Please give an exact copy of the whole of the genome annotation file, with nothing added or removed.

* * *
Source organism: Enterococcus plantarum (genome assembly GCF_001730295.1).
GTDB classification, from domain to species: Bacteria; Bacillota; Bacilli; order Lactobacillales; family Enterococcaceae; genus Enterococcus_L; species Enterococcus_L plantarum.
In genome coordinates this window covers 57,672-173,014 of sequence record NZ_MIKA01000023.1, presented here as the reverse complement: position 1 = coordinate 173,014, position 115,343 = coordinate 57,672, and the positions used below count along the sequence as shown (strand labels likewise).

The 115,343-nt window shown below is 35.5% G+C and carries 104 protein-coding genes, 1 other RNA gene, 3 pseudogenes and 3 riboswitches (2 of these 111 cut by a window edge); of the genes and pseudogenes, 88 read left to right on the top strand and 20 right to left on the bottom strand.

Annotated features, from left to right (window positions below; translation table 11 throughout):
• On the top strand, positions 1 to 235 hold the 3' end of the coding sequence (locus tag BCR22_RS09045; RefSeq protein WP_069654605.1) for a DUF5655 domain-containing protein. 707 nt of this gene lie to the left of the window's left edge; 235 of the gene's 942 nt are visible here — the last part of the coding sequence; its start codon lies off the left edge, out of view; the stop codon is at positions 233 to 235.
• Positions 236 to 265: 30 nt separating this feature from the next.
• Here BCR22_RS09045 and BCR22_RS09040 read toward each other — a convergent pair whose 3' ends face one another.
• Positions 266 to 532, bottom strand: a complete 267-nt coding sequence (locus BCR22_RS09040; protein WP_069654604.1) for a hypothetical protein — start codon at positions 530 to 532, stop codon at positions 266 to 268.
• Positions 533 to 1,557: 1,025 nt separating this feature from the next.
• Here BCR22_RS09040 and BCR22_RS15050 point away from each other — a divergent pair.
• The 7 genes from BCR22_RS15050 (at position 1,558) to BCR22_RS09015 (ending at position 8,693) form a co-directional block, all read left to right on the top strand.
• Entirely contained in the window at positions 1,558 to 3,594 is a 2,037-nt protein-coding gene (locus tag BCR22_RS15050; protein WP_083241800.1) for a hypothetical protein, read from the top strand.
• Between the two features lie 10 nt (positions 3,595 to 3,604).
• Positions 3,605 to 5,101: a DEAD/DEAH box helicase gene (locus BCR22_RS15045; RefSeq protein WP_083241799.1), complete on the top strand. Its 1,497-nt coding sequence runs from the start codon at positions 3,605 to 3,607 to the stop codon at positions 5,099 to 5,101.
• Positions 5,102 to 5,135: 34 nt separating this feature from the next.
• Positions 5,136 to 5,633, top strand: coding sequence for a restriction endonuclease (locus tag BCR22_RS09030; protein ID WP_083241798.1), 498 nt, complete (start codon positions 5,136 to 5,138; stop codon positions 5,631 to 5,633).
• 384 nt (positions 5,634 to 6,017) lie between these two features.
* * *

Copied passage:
Source organism: Enterococcus plantarum (genome assembly GCF_001730295.1).
GTDB classification, from domain to species: Bacteria; Bacillota; Bacilli; order Lactobacillales; family Enterococcaceae; genus Enterococcus_L; species Enterococcus_L plantarum.
In genome coordinates this window covers 57,672-173,014 of sequence record NZ_MIKA01000023.1, presented here as the reverse complement: position 1 = coordinate 173,014, position 115,343 = coordinate 57,672, and the positions used below count along the sequence as shown (strand labels likewise).

The 115,343-nt window shown below is 35.5% G+C and carries 104 protein-coding genes, 1 other RNA gene, 3 pseudogenes and 3 riboswitches (2 of these 111 cut by a window edge); of the genes and pseudogenes, 88 read left to right on the top strand and 20 right to left on the bottom strand.

Annotated features, from left to right (window positions below; translation table 11 throughout):
• On the top strand, positions 1 to 235 hold the 3' end of the coding sequence (locus tag BCR22_RS09045; RefSeq protein WP_069654605.1) for a DUF5655 domain-containing protein. 707 nt of this gene lie to the left of the window's left edge; 235 of the gene's 942 nt are visible here — the last part of the coding sequence; its start codon lies off the left edge, out of view; the stop codon is at positions 233 to 235.
• Positions 236 to 265: 30 nt separating this feature from the next.
• Here BCR22_RS09045 and BCR22_RS09040 read toward each other — a convergent pair whose 3' ends face one another.
• Positions 266 to 532, bottom strand: a complete 267-nt coding sequence (locus BCR22_RS09040; protein WP_069654604.1) for a hypothetical protein — start codon at positions 530 to 532, stop codon at positions 266 to 268.
• Positions 533 to 1,557: 1,025 nt separating this feature from the next.
• Here BCR22_RS09040 and BCR22_RS15050 point away from each other — a divergent pair.
• The 7 genes from BCR22_RS15050 (at position 1,558) to BCR22_RS09015 (ending at position 8,693) form a co-directional block, all read left to right on the top strand.
• Entirely contained in the window at positions 1,558 to 3,594 is a 2,037-nt protein-coding gene (locus tag BCR22_RS15050; protein WP_083241800.1) for a hypothetical protein, read from the top strand.
• Between the two features lie 10 nt (positions 3,595 to 3,604).
• Positions 3,605 to 5,101: a DEAD/DEAH box helicase gene (locus BCR22_RS15045; RefSeq protein WP_083241799.1), complete on the top strand. Its 1,497-nt coding sequence runs from the start codon at positions 3,605 to 3,607 to the stop codon at positions 5,099 to 5,101.
• Positions 5,102 to 5,135: 34 nt separating this feature from the next.
• Positions 5,136 to 5,633, top strand: coding sequence for a restriction endonuclease (locus tag BCR22_RS09030; protein ID WP_083241798.1), 498 nt, complete (start codon positions 5,136 to 5,138; stop codon positions 5,631 to 5,633).
• 384 nt (positions 5,634 to 6,017) lie between these two features.